By Peter Vankevich
Coming across a dead wild animal is not fun. But death is part of nature. In the case of birds, a small band on one of its legs can reveal a fascinating history as was the case recently.
Here is the story. On an early morning walk May 12 to Springer’s Point, I came across a dead Royal Tern on the small beach. A bit of blood was on the outstretched wing. It had a metallic band on one of its legs.
Bird banding is a method of tracking and identifying birds. It involves attaching a small, ring-like band of colored plastic or metal to a bird’s leg. Terns and pelicans are usually banded when they are young. Others, such as warblers, are caught in a mist net stretched between two poles.
Once the bird is in hand, the banding crew records information such as the species, sex, age and weight. The band has a unique number and the information is sent to the Bird Banding Laboratory (BBL) in Patuxent, Maryland, part of the United States Geological Survey.
The BBL has a webpage to send the band code and the circumstances around finding it. When I attempted to send it, I got a red flag indicating my information may be incorrect and to double check. I did and finally it was accepted.
That was not the end of the story.
Soon after, I received an email about the Royal Tern with band number 1704-56701. “When we compared the data for this encounter report to the banding data and other recovery data for the same species, we found that the age of the bird is unusual,” it said.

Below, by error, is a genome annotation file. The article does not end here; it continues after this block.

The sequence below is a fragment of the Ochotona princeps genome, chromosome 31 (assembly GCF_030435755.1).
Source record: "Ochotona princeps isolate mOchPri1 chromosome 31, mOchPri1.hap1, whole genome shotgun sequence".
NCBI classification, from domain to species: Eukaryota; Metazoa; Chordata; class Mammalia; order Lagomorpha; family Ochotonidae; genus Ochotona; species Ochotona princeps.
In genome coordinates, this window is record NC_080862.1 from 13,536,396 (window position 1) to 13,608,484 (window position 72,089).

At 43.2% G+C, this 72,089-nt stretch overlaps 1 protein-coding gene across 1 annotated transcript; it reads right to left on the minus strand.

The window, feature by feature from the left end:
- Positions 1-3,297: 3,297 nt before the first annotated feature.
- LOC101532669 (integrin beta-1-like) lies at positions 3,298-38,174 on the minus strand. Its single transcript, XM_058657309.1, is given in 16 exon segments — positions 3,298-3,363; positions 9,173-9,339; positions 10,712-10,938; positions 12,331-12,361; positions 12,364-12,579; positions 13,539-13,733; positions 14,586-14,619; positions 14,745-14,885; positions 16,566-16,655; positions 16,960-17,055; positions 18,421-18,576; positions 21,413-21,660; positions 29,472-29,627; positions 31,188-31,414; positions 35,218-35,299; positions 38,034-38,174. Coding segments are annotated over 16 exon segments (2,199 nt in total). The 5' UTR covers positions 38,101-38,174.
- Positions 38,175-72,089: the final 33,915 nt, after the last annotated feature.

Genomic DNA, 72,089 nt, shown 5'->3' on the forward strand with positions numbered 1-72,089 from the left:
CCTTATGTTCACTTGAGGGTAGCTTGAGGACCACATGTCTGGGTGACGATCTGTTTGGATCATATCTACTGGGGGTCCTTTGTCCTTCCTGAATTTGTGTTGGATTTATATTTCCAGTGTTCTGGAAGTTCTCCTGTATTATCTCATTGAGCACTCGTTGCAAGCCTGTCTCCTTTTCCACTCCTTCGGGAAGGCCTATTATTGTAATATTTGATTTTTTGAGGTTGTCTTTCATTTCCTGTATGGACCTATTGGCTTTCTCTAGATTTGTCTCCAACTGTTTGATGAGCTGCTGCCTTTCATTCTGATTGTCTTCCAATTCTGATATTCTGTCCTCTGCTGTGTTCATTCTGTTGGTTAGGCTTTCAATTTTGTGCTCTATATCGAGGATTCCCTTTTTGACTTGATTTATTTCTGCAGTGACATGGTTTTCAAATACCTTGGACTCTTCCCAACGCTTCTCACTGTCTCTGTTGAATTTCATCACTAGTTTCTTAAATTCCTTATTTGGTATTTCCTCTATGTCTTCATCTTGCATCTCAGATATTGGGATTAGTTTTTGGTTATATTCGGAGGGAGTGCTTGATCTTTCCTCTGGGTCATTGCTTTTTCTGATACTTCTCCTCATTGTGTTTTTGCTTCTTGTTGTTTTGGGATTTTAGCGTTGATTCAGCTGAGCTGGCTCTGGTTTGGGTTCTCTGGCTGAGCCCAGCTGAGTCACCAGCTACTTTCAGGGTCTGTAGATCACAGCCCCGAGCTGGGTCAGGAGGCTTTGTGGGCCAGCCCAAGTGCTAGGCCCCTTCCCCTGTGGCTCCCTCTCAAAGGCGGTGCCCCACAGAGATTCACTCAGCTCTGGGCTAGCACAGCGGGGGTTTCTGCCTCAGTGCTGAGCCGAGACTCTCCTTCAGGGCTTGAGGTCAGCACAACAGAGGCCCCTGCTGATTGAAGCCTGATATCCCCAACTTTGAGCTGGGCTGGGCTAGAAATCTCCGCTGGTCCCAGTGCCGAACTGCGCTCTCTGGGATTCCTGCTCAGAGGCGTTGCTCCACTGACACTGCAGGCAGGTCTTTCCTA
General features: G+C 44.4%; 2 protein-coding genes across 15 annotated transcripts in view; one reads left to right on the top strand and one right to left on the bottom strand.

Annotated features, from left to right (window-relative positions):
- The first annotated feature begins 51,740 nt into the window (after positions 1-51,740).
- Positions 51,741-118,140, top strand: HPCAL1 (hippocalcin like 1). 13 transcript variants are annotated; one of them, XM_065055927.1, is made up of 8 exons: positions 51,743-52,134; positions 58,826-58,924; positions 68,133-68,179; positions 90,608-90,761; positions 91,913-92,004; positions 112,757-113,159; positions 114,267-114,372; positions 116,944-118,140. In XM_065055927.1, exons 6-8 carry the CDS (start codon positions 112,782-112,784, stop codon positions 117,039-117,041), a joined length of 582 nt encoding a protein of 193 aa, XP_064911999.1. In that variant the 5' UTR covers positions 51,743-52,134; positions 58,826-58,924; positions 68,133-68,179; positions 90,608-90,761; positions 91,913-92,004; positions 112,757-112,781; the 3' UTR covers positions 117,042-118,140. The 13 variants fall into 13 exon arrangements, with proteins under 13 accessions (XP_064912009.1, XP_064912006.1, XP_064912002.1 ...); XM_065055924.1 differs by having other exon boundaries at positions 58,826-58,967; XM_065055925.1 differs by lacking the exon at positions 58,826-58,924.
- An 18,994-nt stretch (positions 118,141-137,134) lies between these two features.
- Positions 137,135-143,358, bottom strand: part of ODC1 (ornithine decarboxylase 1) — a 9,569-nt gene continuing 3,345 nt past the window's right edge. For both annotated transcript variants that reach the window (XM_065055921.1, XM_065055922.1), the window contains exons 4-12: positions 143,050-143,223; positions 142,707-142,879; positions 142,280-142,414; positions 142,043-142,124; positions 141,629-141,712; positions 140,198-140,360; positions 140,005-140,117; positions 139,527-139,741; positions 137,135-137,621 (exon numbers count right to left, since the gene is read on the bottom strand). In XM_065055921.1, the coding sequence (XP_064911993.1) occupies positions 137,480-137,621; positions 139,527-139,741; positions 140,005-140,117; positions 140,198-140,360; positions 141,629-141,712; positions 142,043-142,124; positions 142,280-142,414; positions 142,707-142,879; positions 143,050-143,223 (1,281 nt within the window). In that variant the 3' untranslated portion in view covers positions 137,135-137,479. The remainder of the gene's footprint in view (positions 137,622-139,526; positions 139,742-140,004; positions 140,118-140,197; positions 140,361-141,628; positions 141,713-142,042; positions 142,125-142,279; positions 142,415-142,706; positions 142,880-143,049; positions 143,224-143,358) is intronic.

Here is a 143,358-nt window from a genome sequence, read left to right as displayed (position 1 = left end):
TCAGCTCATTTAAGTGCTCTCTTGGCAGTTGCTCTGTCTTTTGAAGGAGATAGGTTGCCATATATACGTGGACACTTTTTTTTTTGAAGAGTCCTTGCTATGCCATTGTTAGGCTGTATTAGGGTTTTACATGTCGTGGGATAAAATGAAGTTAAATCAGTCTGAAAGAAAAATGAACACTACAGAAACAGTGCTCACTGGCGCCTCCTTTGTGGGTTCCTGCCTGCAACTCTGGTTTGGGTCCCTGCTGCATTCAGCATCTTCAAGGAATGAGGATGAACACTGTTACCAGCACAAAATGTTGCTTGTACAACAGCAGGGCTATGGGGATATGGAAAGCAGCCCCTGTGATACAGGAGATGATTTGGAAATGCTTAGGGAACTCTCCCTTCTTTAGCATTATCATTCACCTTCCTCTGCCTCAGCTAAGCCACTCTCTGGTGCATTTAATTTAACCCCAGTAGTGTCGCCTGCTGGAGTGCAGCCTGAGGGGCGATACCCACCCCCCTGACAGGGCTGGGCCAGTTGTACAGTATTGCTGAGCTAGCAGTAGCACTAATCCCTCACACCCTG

The message asked to send a photo of the band, which I did, and the record was accepted. I later received a certificate of appreciation stating the tern was banded as a young bird in 1995, which would make the bird’s age 25 years.
The master bander on the certificate was John Weske who has banded both Royal and Sandwich Terns and Brown Pelicans in North Carolina since 1974.
Weske has frequented Ocracoke for many years specifically to do bird banding on Big Foot Island, which can be seen from the Cedar Island and Swan Quarter ferries. It was created in the early 1980s from sand dredged from Big Foot Slough Channel and comprises about 44 acres.
The dead tern I found was banded on a DOT dredge spoil island in Hatteras Inlet that has since disappeared.
“Back in the 90s it had sizable Royal Tern and Brown Pelican colonies,” Weske said. Two other North Carolina banded terns found in Belize and Florida were 30 years old.
So, what caused its demise? Here is my theory. Two days before, in same location, I saw a brown bird chasing after a fleeing Laughing Gull. The bird gave up the chase and headed my way. I thought it would be a Parasitic Jaeger, a seabird that feeds by chasing other birds and forcing them to drop their catch. Jaegers are occasionally seen from shore but are more likely to be out in the Gulf Stream.
The pursuing bird was not a jaeger, but a Peregrine Falcon that flew into the Springer’s Point’s maritime forest. The dead tern’s bloody spot makes me suspect that it was struck by the falcon.
A final note on bird banding. One of the first records of bird banding in the United States was in 1804 when James Audubon tied a small circle of silver thread to the legs of nestling phoebes at his farm that documented they return to their nest site